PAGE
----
Yang Haiying is a soft-spoken Asian woman with thousands of videos uploaded to her Youtube account. The videos cover a whole bunch of topics ranging from painting to cooking to the making of tea. I’ve only seen her tea-related videos, but she has the kind of voice that will shiver you right up—and she knows it, too. Some of her videos are titled and tagged as “Inadvertent ASMR,” so she definitely knows the power of her sweet voice.
Richard, who is also the author of Brain Tingles: The Secret to Triggering Autonomous Sensory Meridian Response for Improved Sleep, Stress Relief, and Head-to-Toe Euphoria, estimates around 20 per cent of the population experience strong ASMR. What triggers people may come down to individual preferences. “The key to triggering ASMR is to create gentle sounds,” he says. Richard’s own triggers include eye exams and [the Netflix series] The Joy of Painting with Bob Ross.
This image from video provided by Michelob shows a frame from their 2019 Super Bowl commercial for Michelob Ultra Pure Gold. The ad features the actress Zoe Kravitz using techniques for autonomous sensory meridian response, or ASMR. It is described as a tingly euphoric response, usually starting on the head and scalp, and sometimes spreading down the neck, arms or back. (Michelob ULTRA via AP)
Creators like Heather Feather are making videos that create the tingly ASMR effect. In fact, there are currently about 5.2 million ASMR videos on YouTube, and there is interest coming from all corners of the globe (see chart below). YouTube searches for ASMR grew over 200% YoY in 2015 and are consistently growing.3 On its own, a top ASMR video can garner over 16 million views.
In my case, I enjoy the most when it occurs naturally in a real world situation. I would suggest you to play some online response related games (color-word match etc.,) for couple of minutes daily and try 1 or 2 ASMR trigger videos at a time. I hope you will get to experience ASMR on some videos at least. Even you play response related games like the color-word match or odd - even number match or the Vowel & consonant related Yes/No kind of games found in the internet for 10 to 15 minutes, I believe you will get at least a basic feeling of ASMR when you are simply resting or when you are calm without having to induce it through videos. Hope this helps. Trust me, it is a really, really good feeling. If it still doesn't work, forget it, no hard feelings. Like I said, I experience it once in blue moon, but never crave for it although I enjoy it when it happens naturally :)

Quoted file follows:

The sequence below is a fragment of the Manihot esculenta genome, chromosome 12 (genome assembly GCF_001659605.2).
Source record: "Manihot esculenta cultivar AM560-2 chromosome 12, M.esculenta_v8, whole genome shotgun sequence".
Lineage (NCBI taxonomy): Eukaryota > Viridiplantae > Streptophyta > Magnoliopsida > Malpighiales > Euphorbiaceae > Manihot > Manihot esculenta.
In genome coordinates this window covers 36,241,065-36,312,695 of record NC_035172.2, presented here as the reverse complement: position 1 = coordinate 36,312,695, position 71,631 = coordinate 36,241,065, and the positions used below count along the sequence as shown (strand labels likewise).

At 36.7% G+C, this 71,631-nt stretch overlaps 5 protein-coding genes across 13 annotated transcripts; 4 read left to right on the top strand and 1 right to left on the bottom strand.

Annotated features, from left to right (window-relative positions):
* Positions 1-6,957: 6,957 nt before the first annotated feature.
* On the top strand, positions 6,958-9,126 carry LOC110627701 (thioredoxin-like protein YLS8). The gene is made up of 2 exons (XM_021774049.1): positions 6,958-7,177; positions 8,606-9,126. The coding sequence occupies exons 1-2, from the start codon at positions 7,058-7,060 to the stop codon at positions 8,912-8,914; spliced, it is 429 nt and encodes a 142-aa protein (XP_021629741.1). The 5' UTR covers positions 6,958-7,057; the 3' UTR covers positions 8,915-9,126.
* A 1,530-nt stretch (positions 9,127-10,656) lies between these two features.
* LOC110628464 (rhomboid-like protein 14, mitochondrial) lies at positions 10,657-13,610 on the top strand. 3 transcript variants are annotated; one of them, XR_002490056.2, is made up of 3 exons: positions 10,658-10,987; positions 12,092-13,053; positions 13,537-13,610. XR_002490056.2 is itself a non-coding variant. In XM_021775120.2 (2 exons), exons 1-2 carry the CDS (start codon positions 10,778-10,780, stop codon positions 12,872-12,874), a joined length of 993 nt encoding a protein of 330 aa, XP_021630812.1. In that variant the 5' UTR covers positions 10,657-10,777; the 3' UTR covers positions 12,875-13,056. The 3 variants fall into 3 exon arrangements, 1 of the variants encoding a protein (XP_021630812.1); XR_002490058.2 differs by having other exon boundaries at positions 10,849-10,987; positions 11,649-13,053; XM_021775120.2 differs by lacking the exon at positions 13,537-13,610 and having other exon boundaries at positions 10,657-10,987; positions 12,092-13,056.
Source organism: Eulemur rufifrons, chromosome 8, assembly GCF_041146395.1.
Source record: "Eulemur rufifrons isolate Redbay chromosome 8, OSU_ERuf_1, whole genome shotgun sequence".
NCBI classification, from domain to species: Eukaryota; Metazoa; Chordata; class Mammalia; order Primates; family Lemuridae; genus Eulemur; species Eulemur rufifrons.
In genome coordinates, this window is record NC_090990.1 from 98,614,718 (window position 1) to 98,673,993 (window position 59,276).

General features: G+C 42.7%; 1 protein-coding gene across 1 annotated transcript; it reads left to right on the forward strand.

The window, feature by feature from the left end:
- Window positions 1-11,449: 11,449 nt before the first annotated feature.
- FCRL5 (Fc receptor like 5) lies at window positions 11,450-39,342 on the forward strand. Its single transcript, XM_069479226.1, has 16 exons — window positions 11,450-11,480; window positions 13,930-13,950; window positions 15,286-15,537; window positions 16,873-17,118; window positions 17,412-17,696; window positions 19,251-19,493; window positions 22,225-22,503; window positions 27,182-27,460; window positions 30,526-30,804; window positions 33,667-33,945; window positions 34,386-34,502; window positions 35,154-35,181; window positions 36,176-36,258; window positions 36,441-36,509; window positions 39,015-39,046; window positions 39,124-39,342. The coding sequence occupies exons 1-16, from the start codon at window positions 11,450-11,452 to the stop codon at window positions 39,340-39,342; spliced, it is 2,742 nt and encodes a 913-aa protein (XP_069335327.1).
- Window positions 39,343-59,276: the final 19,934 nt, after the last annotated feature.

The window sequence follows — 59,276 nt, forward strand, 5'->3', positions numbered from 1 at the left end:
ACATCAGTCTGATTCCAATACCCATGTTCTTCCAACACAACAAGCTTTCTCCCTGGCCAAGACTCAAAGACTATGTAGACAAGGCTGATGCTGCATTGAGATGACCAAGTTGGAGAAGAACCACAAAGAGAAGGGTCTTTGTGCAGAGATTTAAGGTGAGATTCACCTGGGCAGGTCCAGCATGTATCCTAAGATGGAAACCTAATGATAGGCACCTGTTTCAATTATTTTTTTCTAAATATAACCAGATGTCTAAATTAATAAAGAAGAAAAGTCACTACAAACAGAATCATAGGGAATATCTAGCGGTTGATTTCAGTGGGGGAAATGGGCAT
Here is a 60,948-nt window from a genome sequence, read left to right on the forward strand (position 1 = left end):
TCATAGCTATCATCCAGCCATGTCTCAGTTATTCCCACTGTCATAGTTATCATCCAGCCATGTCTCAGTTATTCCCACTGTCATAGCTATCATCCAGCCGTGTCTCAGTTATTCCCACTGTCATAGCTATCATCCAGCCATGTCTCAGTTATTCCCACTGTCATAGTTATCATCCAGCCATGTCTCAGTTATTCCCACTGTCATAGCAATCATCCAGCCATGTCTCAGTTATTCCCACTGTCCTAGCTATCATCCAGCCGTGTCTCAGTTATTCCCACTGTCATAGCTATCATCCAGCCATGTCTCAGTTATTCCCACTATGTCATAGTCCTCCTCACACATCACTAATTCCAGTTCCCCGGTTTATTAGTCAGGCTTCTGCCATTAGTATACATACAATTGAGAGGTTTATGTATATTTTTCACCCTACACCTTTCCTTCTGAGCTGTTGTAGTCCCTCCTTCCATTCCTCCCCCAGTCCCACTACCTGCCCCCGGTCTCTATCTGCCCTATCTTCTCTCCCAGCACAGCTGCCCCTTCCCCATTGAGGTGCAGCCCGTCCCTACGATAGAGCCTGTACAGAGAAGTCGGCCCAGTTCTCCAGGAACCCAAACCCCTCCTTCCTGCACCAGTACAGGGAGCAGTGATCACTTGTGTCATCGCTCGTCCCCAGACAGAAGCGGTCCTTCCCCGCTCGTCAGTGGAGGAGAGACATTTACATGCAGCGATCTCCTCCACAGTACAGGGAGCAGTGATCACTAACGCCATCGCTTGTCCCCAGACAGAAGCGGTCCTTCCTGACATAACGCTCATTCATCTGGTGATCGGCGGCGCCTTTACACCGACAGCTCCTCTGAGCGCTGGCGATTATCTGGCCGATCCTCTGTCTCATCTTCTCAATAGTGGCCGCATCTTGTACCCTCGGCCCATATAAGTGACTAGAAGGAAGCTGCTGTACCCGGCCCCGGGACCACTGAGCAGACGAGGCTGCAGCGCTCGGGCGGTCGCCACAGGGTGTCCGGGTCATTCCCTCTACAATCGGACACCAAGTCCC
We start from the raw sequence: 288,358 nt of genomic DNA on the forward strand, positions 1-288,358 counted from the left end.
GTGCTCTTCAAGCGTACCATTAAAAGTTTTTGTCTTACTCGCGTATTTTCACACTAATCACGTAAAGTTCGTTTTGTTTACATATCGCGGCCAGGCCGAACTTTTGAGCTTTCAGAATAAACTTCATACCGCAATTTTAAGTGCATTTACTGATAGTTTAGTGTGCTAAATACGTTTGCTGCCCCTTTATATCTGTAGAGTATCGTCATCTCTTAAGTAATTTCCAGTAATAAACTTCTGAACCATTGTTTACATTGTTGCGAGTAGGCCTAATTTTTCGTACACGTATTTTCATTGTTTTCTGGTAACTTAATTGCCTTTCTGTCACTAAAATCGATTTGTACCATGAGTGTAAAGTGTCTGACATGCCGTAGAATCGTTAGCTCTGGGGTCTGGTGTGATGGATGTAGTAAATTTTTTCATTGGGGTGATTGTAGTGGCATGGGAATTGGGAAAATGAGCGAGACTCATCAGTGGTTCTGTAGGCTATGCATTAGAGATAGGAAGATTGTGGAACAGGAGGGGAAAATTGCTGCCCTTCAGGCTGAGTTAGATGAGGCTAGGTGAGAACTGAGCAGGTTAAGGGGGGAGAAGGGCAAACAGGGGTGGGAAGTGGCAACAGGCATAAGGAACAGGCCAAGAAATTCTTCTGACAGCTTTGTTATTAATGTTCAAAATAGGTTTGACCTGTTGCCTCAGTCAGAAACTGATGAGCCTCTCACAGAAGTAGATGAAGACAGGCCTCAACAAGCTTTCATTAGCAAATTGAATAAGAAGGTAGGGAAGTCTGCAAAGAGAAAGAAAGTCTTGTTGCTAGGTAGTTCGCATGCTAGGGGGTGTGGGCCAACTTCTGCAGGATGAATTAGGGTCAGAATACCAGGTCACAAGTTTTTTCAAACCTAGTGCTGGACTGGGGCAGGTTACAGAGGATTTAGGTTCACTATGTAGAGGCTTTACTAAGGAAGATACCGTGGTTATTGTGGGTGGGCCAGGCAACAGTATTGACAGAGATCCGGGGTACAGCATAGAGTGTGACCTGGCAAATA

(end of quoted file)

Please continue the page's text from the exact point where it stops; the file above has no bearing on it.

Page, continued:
ASMR seems to need an emotional component to it, and Winter says that’s not accidental. “Some things may remind you of your mother or being a kid,” he says. “I’d guess that it’s no accident that a lot of the videos of someone whispering feature an attractive woman, which make you think of your mom whispering to you when you went to sleep.” Those memories the videos evoke are likely comforting, and can shift people into a more relaxed state that then helps them fall asleep, he says.
I attribute it to my son in spirit being present. It didn’t happen to me until after he died. I can’t control it and comes at random times, I’m not able to pinpoint it. It comes in every quadrant of my head at various times of the day and some day’s only a few times. Lately it’s often and much stronger. I thought perhaps because we are within several weeks of first anniversary of his death.
The most popular stuff discussed amongst ASMR community is whispering and tapping – and I get it a bit from that – but one thing is, I know that when the person is addressing me (or the camera as it may be), that seems to dispel ASMR for me. In fact, I’d say a pre-req for me to ASMR is that I am in the role of passive observer – perhaps that speaks to my personality? I know I have introverted tendencies. That leads me to the first of my questions:
Having had enough not so good conditions (bipolar, ADD, panic attacks), it feels so good to have this one! Since ASMR seems to be triggered by so many things, I'm with the people who get tingly responses from certain types of touch (massage, scalp massage) and certain sounds (put me on on a boat or train and I'm in happyland). Strangely, whispering, tapping, folding laundry have no effect at all or are even annoying. Have also bought a few hypnosis CDs and they actually irritate the crap out of me and I hate guided meditation! But soft speaking voices are my main non-physical trigger. If I listen to certain presenters on Radio National Australia, This American Life etc, I can't drive because it's too hypnotic. Very blissful though :). For those who have the condition, you'll find your trigger even if it's not in the top 5.
Allen verified in a 2016 interview that she purposely selected these terms because they were more objective, comfortable, and clinical than alternative terms for the sensation. Allen explained she selected the word meridian to replace the word orgasm due to its meaning of point or period of greatest prosperity.[clarification needed]